The abandoned Nichitsu Mining Town sits cramped into a narrow valley at the head of a long and buckled road in the mountainous western edge of Saitama. It was once a thriving company town with hundreds of families, the women staying at home in their rickety timber apartments, the children at the large wooden high school, and the men down in the mines digging for tin. But that was at least 20 years ago- since then the town has been relentlessly pounded by avalanches and ravaged by decay. All around the buildings stand with their roofs and walls caved in, reeds shot through floorboards and decking, swingsets and see-saws over-awed by brambles and flurries of fallen leaves.
The Nichitsu Mining Town was the final leg of the first haikyo trip I took with friends Mike and Jason in December 2007. The first leg was the Kappa Pia Theme Park, and the second the Mt. Asama Volcano Museum. It was the final day of our trip, into the cold and snowy outskirts of Saitama.
It wasn’t easy to find the town- our maps didn’t sync with the car’s sat-nav, and we ended up pursuing what should have been the fastest route, but ended up a major time-waste as the road was blocked due to severe avalanche damage. We tried to drive on it anyway, moving the 3 warning signs out of the way, but the road was so badly buckled, with the far half of it actually collapsed off the slope of the mountain, that we decided to take a longer way round.
After another hour or so, passing down increasingly narrow mountain roads up steep-sided gulleys, we arrived at the first sign of the town- its abandoned High School.
We had to cross a rusted bridge to gain access-
At the fence someone had kindly cut a hole with bolt-cutters, so we didn’t have to go over the top, rather just through. Inside the school grounds were covered in junk.
Old washing machines, fridges, clocks, and vacuum cleaners.
It was very dilapidated, at least 20 or 30 years abandoned, according to various calendars and black-board graffiti we found inside. Going in we all cautioned each other to be careful. Soon we found places where the wooden floor had buckled, broken, or bowed in. We walked at the edges.
Soon we were exploring solo, as is the best way to do a haikyo. You need the silence to fully appreciate the place. You need nobody around. I had one moment, walking into my first class-room alone, where a small wave of a complex emotion rushed over me. Nostalgia, sadness, the past. It was a good feeling. It’s a connected feeling. It’s one reason I love ruins so much.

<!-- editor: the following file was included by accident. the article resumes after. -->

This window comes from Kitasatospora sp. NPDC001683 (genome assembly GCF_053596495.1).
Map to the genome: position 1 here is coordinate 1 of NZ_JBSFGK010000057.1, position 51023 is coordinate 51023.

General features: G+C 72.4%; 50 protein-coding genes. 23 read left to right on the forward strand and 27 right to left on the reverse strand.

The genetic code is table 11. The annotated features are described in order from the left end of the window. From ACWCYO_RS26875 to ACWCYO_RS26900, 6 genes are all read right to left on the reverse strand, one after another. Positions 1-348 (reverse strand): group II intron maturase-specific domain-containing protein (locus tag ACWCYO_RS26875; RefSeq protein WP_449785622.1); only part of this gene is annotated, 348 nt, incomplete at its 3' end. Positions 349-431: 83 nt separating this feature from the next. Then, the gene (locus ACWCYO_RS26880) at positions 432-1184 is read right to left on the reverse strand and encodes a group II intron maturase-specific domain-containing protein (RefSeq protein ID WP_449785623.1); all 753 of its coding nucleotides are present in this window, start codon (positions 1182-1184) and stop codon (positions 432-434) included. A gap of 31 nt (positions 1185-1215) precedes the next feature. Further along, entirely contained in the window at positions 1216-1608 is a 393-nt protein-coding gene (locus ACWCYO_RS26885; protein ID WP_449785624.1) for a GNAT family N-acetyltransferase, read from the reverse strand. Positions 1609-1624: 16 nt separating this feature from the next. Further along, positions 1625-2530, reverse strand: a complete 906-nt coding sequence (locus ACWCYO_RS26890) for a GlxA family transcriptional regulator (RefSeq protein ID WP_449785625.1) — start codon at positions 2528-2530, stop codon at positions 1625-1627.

After a while I met up again with Mike, when he found a piano and played some tunes on it. That discordant lilting through the warped timbers was quite haunting. We took some photos in the corridor together
We met up with Jason in a big hall. One end had the stage and was empty, the other had a big trash-pile of books, scrolls, pull down maps, toys, drums, globes, stuffed birds, and so on.
That’s Mike, making his mark on the board, alongside the marks of countless other haikyo-ers made over the past 20 years.
On the 3rd floor, in places the roof had fallen in, so the classroom floors were rain damaged and moldy, or else just broken through. The next 2 photos were taken by Jason:
Jason said he thought this looked like something out of Pan’s Labyrinth. We could imagine a young ghost girl coming out at night to write endless lines at this desk.
In another room we found old photographs, of the school when it was alive-
This caused another brief wave of emotion, thinking that once this place was alive, now dead, and all the people who’d spent their lives in this place, through good times and bad, were now all gone, and grown, and many probably dead.
After that we left.
The photo-stream died down after that. The light was getting bad, and the impressive ruined buildings were done with. We found a big group of apartment buildings, and systematically went in and out of most of them. Many of them still had the detritus left behind by their owners, in many cases untouched since they’d left. Clothes, keyboards, huge stuffed gorillas, video-tapes, ornamental displays, kids toys, mirrors, books, furniture, and so on.
Mike was still keen to find the doctor’s office, but the light was fading and we were all running out of steam in the wet grey cold. So, tired but full of new experience, we got back in the car and headed for home.
Since then, Mike has written his report also, which can be found somewhere here.
Jason’s website is here.
Part one of this report can be found at Kappa Pia, part two at Volcano Museum.
Jason made a video of us haikyo-ing, take a look:
Nichitsu Mining Town- 1. Junior High School
Nichitsu Mining Town- 2. Lower School
Nichitsu Mining Town- 3. Town / Environs
Nichitsu Mining Town- 4. Doctor’s Office
Location – Saitama.
Entry – Getting lost on the way down, make a huge loop to get the road from the south, access all easy after that- through a hole pre-cut in the wire fence.
Highlights – The isolated approach to the town, Mike eerily playing the piano, the chair in the middle of a moss patch in a top floor room.
RUINS / HAIKYO
You can see all MJG’s Ruins / Haikyo explorations here:
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The sign on the front of this school actually says “Sho Gakkou” in Japanese. It is an elementary school, not a junior high school.